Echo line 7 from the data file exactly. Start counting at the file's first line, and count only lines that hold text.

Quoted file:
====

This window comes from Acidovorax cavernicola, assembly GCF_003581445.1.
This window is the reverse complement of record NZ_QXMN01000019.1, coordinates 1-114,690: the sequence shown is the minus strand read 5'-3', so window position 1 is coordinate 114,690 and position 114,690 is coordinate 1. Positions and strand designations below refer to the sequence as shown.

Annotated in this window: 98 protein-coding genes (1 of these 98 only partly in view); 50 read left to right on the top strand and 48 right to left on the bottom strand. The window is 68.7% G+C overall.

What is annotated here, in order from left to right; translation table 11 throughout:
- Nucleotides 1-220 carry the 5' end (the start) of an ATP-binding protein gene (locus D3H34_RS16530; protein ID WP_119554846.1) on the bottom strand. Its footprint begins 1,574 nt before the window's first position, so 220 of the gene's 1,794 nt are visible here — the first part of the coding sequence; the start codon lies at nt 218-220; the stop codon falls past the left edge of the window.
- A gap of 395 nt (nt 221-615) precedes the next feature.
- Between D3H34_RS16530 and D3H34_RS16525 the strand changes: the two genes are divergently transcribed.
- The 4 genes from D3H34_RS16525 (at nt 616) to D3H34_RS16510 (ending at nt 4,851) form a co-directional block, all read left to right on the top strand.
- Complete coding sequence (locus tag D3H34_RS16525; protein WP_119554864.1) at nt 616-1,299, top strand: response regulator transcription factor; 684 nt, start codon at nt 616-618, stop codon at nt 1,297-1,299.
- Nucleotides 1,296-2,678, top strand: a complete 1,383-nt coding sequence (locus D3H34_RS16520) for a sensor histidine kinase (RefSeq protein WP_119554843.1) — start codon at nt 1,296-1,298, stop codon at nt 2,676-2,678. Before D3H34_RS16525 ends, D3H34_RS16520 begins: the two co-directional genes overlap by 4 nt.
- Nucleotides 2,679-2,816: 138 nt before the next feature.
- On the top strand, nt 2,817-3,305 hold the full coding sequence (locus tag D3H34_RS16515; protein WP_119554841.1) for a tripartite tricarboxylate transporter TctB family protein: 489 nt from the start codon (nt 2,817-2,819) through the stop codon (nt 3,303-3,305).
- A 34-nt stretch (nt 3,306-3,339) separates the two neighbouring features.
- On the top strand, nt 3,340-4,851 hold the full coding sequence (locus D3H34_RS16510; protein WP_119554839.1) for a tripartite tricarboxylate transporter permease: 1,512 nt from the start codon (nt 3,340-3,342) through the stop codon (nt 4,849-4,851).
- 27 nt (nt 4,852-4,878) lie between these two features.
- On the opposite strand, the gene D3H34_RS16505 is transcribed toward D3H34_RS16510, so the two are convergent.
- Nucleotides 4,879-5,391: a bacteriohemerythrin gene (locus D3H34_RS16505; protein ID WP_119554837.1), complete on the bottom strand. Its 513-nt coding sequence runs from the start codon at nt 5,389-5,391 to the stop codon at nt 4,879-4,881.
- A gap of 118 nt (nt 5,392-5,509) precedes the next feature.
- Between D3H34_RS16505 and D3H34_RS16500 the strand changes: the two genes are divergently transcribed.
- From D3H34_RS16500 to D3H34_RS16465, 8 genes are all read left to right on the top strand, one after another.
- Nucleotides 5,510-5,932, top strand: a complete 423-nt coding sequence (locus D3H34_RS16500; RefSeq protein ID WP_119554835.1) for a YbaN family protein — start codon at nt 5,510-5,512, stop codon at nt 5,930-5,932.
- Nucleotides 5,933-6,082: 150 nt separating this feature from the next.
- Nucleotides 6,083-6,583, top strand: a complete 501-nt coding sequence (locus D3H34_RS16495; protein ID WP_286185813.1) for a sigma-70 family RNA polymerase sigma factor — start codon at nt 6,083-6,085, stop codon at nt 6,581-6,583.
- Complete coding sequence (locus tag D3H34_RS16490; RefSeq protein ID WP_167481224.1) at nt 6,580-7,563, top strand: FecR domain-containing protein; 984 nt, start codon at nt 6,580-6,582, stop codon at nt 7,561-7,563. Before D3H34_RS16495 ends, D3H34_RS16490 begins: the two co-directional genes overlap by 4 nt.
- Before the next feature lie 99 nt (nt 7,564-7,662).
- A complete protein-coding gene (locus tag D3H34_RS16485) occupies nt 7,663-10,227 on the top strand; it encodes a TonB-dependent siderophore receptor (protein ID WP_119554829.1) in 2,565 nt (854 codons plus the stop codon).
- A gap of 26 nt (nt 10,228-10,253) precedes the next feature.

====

- Between D3H34_RS16530 and D3H34_RS16525 the strand changes: the two genes are divergently transcribed.